Situated in close proximity to Benthara River, near a river crossing, which was said to be haunted by a man-eating demon, the Galapata Raja Maha Viharaya holds the key to a number of historical mysteries that continue to mystify archaeologists and historians.
Identified as the Bhimathitta Viharaya, mentioned in the chronicles of Sri Lanka, Mahavamsa and Culavamsa, the stupa at the temple is believed to house the sacred tooth relic of Arhat Maha Kassapa Thera, a chief disciple of the Lord Buddha.
Although the temple is believed to belong to an earlier period, most of the structures found on site today belong to the Kandyan Period. The stone pathway leading to the temple and the stone archway decorated with Nari Latha motifs are textbook examples of Kandyan craftsmanship.
Yet the stone inscriptions by the entrance belonging to the 13th-century detail the renovations and new constructions done at the temple by King Parakramabahu with the assistance of a Dravidian chieftain, while excavations at the site have revealed that the temple had been in existence since the 3rd century BC.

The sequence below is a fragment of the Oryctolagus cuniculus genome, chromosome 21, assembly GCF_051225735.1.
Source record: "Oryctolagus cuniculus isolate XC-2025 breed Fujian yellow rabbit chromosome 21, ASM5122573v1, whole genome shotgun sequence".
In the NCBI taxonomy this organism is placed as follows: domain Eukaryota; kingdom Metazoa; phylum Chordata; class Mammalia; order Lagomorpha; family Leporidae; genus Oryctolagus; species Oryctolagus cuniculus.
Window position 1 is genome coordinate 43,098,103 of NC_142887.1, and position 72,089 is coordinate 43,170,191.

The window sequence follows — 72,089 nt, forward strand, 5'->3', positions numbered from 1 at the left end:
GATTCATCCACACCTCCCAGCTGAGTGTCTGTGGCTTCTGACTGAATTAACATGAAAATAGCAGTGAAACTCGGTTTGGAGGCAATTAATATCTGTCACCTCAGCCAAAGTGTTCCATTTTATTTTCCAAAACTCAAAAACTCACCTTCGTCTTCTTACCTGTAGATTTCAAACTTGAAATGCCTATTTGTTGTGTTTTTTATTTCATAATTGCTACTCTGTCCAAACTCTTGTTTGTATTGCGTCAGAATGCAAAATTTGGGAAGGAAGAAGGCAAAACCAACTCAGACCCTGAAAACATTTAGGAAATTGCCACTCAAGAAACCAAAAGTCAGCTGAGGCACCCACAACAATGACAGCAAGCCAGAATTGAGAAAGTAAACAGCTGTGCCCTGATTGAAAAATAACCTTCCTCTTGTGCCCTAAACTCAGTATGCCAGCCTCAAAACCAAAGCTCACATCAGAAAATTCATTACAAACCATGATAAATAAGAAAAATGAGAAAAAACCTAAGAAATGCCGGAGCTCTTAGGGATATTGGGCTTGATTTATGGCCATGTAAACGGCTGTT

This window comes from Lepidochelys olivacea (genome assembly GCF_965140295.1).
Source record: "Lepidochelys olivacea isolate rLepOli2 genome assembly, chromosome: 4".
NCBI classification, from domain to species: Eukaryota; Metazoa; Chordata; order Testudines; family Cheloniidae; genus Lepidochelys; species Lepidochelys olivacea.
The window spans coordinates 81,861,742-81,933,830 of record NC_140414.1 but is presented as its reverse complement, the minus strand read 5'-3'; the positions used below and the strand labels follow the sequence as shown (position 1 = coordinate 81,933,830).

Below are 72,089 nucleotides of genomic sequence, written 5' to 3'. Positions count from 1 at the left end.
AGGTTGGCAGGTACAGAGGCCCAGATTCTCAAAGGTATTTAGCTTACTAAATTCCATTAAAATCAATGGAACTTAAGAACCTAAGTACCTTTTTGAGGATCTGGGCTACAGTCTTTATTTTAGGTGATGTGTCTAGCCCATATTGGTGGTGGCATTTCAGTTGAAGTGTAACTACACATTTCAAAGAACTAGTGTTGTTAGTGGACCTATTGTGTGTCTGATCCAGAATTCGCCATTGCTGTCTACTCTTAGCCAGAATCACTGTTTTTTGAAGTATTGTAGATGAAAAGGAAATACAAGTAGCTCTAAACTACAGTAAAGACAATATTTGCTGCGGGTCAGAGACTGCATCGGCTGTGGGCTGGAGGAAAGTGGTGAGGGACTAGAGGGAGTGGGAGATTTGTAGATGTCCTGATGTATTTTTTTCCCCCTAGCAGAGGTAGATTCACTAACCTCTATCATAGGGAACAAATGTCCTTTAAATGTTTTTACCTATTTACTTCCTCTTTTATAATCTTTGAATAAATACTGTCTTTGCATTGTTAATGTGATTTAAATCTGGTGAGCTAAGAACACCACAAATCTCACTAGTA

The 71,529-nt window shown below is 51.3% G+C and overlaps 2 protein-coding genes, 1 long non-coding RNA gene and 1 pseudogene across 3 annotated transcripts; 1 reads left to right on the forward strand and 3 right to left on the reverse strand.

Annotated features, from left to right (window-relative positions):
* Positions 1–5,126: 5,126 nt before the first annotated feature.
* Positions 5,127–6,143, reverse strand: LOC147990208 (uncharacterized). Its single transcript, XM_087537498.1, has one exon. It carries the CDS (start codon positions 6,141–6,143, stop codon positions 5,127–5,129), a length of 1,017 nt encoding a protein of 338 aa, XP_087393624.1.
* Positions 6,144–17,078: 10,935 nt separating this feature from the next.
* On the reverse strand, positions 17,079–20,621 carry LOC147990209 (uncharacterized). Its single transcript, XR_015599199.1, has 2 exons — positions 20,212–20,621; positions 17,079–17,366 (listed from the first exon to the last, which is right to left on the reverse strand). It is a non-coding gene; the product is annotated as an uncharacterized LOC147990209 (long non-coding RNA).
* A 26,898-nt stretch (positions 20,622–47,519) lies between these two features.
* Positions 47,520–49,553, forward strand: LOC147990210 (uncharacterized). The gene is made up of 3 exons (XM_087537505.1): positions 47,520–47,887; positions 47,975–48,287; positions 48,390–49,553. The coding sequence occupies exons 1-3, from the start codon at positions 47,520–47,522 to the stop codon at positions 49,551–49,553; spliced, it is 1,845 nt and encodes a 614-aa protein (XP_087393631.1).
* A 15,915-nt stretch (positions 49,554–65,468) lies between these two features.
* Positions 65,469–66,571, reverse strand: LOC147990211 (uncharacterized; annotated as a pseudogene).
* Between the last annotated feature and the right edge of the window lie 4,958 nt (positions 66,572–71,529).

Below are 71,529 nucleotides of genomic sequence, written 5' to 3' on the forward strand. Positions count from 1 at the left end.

Standing as a mute witness to its rich history is a stone water filter that had been in use at the temple since the time immemorial. Built with a porous stone and shaped like a basin the filter known as ‘Galperanaya’ or the stone filter carries no incisions but filters the water through the pores, to the amazement of the visitors to the temple.